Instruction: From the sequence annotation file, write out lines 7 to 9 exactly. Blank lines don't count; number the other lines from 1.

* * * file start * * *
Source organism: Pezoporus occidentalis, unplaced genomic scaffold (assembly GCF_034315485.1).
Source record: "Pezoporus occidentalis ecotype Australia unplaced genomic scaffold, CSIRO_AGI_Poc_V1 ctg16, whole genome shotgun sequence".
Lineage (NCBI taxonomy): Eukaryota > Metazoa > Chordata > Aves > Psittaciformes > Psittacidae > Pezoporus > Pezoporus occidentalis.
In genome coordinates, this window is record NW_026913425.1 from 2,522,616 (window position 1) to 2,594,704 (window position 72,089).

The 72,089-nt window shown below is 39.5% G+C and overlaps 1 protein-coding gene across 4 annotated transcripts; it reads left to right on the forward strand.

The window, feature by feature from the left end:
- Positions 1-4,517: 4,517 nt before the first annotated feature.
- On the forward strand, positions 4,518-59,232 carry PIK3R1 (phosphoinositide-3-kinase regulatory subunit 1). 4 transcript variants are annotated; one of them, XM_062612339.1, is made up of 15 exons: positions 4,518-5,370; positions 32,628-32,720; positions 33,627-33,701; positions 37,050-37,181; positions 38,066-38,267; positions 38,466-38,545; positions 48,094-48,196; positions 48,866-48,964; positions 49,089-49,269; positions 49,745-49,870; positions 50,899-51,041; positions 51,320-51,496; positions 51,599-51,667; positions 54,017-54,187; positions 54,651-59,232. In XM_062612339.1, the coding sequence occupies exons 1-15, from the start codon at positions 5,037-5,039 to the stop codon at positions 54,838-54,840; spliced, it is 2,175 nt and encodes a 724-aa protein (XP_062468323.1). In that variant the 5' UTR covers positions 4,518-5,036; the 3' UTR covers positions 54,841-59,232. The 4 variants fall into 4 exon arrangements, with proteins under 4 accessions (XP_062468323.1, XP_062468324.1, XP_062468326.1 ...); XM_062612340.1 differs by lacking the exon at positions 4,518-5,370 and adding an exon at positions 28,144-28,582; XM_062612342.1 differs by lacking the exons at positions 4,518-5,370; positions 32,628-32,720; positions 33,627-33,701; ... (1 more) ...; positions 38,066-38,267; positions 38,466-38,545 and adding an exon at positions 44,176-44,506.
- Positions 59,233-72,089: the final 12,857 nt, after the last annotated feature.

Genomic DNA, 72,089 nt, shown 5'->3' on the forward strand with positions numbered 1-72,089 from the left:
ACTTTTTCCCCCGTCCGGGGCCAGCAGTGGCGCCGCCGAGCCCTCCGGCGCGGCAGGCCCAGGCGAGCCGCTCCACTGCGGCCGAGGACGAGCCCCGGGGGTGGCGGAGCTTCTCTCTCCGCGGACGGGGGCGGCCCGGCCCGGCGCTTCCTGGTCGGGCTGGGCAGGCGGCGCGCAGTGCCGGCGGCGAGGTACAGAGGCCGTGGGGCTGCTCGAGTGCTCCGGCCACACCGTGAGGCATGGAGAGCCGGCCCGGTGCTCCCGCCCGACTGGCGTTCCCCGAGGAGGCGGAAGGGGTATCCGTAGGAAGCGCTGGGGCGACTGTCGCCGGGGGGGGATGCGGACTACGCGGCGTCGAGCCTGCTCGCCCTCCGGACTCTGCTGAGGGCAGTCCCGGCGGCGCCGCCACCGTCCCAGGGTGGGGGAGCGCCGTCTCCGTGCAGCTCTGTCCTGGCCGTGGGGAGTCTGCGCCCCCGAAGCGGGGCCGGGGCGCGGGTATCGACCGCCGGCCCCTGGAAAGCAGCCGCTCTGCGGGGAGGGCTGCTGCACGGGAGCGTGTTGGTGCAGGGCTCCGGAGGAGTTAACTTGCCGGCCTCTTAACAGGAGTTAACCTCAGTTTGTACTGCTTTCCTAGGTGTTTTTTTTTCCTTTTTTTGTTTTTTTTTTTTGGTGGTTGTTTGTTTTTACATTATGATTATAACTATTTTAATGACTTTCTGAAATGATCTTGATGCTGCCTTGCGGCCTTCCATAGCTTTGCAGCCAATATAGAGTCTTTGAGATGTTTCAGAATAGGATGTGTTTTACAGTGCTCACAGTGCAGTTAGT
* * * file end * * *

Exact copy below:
- Positions 1-4,517: 4,517 nt before the first annotated feature.
- On the forward strand, positions 4,518-59,232 carry PIK3R1 (phosphoinositide-3-kinase regulatory subunit 1). 4 transcript variants are annotated; one of them, XM_062612339.1, is made up of 15 exons: positions 4,518-5,370; positions 32,628-32,720; positions 33,627-33,701; positions 37,050-37,181; positions 38,066-38,267; positions 38,466-38,545; positions 48,094-48,196; positions 48,866-48,964; positions 49,089-49,269; positions 49,745-49,870; positions 50,899-51,041; positions 51,320-51,496; positions 51,599-51,667; positions 54,017-54,187; positions 54,651-59,232. In XM_062612339.1, the coding sequence occupies exons 1-15, from the start codon at positions 5,037-5,039 to the stop codon at positions 54,838-54,840; spliced, it is 2,175 nt and encodes a 724-aa protein (XP_062468323.1). In that variant the 5' UTR covers positions 4,518-5,036; the 3' UTR covers positions 54,841-59,232. The 4 variants fall into 4 exon arrangements, with proteins under 4 accessions (XP_062468323.1, XP_062468324.1, XP_062468326.1 ...); XM_062612340.1 differs by lacking the exon at positions 4,518-5,370 and adding an exon at positions 28,144-28,582; XM_062612342.1 differs by lacking the exons at positions 4,518-5,370; positions 32,628-32,720; positions 33,627-33,701; ... (1 more) ...; positions 38,066-38,267; positions 38,466-38,545 and adding an exon at positions 44,176-44,506.
- Positions 59,233-72,089: the final 12,857 nt, after the last annotated feature.